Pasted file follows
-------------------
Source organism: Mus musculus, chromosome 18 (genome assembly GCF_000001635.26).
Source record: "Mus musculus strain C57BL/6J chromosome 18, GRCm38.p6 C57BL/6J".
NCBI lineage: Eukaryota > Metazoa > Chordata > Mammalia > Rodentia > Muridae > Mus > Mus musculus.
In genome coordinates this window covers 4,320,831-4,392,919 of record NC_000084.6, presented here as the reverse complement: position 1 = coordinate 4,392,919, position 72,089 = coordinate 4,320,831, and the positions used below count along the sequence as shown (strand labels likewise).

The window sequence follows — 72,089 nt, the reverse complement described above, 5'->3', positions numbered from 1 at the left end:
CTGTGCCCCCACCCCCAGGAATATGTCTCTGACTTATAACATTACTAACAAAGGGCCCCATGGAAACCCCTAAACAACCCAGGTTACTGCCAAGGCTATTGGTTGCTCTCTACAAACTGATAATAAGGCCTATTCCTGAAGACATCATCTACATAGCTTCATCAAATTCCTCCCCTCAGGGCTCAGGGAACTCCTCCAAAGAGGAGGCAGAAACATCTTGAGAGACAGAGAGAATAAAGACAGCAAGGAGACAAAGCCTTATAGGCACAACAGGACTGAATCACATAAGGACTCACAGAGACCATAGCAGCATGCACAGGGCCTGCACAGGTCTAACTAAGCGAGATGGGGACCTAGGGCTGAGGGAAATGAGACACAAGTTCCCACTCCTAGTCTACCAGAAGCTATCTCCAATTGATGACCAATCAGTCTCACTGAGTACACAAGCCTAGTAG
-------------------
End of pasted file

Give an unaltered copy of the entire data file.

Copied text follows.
Source organism: Mus musculus, chromosome 18 (genome assembly GCF_000001635.26).
Source record: "Mus musculus strain C57BL/6J chromosome 18, GRCm38.p6 C57BL/6J".
NCBI lineage: Eukaryota > Metazoa > Chordata > Mammalia > Rodentia > Muridae > Mus > Mus musculus.
In genome coordinates this window covers 4,320,831-4,392,919 of record NC_000084.6, presented here as the reverse complement: position 1 = coordinate 4,392,919, position 72,089 = coordinate 4,320,831, and the positions used below count along the sequence as shown (strand labels likewise).

The window sequence follows — 72,089 nt, the reverse complement described above, 5'->3', positions numbered from 1 at the left end:
CTGTGCCCCCACCCCCAGGAATATGTCTCTGACTTATAACATTACTAACAAAGGGCCCCATGGAAACCCCTAAACAACCCAGGTTACTGCCAAGGCTATTGGTTGCTCTCTACAAACTGATAATAAGGCCTATTCCTGAAGACATCATCTACATAGCTTCATCAAATTCCTCCCCTCAGGGCTCAGGGAACTCCTCCAAAGAGGAGGCAGAAACATCTTGAGAGACAGAGAGAATAAAGACAGCAAGGAGACAAAGCCTTATAGGCACAACAGGACTGAATCACATAAGGACTCACAGAGACCATAGCAGCATGCACAGGGCCTGCACAGGTCTAACTAAGCGAGATGGGGACCTAGGGCTGAGGGAAATGAGACACAAGTTCCCACTCCTAGTCTACCAGAAGCTATCTCCAATTGATGACCAATCAGTCTCACTGAGTACACAAGCCTAGTAG